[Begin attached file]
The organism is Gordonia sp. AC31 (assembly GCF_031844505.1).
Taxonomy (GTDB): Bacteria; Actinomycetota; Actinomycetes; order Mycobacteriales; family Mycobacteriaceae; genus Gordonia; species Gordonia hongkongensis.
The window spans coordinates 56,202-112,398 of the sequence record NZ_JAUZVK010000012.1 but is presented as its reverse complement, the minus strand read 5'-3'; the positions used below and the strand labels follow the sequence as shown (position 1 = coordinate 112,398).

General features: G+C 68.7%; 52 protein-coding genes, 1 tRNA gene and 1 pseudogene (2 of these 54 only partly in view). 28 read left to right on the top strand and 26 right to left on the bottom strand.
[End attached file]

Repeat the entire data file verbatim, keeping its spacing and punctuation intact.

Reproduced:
The organism is Gordonia sp. AC31 (assembly GCF_031844505.1).
Taxonomy (GTDB): Bacteria; Actinomycetota; Actinomycetes; order Mycobacteriales; family Mycobacteriaceae; genus Gordonia; species Gordonia hongkongensis.
The window spans coordinates 56,202-112,398 of the sequence record NZ_JAUZVK010000012.1 but is presented as its reverse complement, the minus strand read 5'-3'; the positions used below and the strand labels follow the sequence as shown (position 1 = coordinate 112,398).

General features: G+C 68.7%; 52 protein-coding genes, 1 tRNA gene and 1 pseudogene (2 of these 54 only partly in view). 28 read left to right on the top strand and 26 right to left on the bottom strand.